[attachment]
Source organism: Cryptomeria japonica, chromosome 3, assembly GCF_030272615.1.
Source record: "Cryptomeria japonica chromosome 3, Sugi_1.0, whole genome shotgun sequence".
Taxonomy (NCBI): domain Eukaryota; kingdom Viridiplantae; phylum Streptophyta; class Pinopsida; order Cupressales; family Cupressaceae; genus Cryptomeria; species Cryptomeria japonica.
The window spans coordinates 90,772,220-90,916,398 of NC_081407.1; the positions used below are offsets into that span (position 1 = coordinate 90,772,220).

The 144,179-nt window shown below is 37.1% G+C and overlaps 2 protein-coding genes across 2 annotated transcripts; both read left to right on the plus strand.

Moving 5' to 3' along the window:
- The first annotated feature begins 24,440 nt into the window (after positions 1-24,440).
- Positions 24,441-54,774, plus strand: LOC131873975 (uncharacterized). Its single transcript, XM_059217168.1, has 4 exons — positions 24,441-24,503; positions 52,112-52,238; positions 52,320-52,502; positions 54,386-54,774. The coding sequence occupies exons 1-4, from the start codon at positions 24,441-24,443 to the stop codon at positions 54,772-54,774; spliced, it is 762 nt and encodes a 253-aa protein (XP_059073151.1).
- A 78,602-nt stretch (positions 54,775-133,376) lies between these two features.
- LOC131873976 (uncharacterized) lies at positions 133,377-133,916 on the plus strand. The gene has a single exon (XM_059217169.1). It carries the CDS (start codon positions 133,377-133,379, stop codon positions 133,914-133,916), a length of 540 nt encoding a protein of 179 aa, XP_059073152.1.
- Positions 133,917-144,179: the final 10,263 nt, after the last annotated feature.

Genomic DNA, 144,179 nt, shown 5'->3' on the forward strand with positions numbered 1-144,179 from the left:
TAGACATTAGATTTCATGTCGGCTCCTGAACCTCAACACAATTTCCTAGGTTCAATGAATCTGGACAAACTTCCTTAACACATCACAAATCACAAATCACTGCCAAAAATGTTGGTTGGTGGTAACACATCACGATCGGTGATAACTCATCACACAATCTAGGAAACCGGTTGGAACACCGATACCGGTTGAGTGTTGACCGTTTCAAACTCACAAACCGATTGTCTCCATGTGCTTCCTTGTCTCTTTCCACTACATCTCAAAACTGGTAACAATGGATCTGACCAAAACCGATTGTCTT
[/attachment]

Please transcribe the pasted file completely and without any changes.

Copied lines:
Source organism: Cryptomeria japonica, chromosome 3, assembly GCF_030272615.1.
Source record: "Cryptomeria japonica chromosome 3, Sugi_1.0, whole genome shotgun sequence".
Taxonomy (NCBI): domain Eukaryota; kingdom Viridiplantae; phylum Streptophyta; class Pinopsida; order Cupressales; family Cupressaceae; genus Cryptomeria; species Cryptomeria japonica.
The window spans coordinates 90,772,220-90,916,398 of NC_081407.1; the positions used below are offsets into that span (position 1 = coordinate 90,772,220).

The 144,179-nt window shown below is 37.1% G+C and overlaps 2 protein-coding genes across 2 annotated transcripts; both read left to right on the plus strand.

Moving 5' to 3' along the window:
- The first annotated feature begins 24,440 nt into the window (after positions 1-24,440).
- Positions 24,441-54,774, plus strand: LOC131873975 (uncharacterized). Its single transcript, XM_059217168.1, has 4 exons — positions 24,441-24,503; positions 52,112-52,238; positions 52,320-52,502; positions 54,386-54,774. The coding sequence occupies exons 1-4, from the start codon at positions 24,441-24,443 to the stop codon at positions 54,772-54,774; spliced, it is 762 nt and encodes a 253-aa protein (XP_059073151.1).
- A 78,602-nt stretch (positions 54,775-133,376) lies between these two features.
- LOC131873976 (uncharacterized) lies at positions 133,377-133,916 on the plus strand. The gene has a single exon (XM_059217169.1). It carries the CDS (start codon positions 133,377-133,379, stop codon positions 133,914-133,916), a length of 540 nt encoding a protein of 179 aa, XP_059073152.1.
- Positions 133,917-144,179: the final 10,263 nt, after the last annotated feature.

Genomic DNA, 144,179 nt, shown 5'->3' on the forward strand with positions numbered 1-144,179 from the left:
TAGACATTAGATTTCATGTCGGCTCCTGAACCTCAACACAATTTCCTAGGTTCAATGAATCTGGACAAACTTCCTTAACACATCACAAATCACAAATCACTGCCAAAAATGTTGGTTGGTGGTAACACATCACGATCGGTGATAACTCATCACACAATCTAGGAAACCGGTTGGAACACCGATACCGGTTGAGTGTTGACCGTTTCAAACTCACAAACCGATTGTCTCCATGTGCTTCCTTGTCTCTTTCCACTACATCTCAAAACTGGTAACAATGGATCTGACCAAAACCGATTGTCTT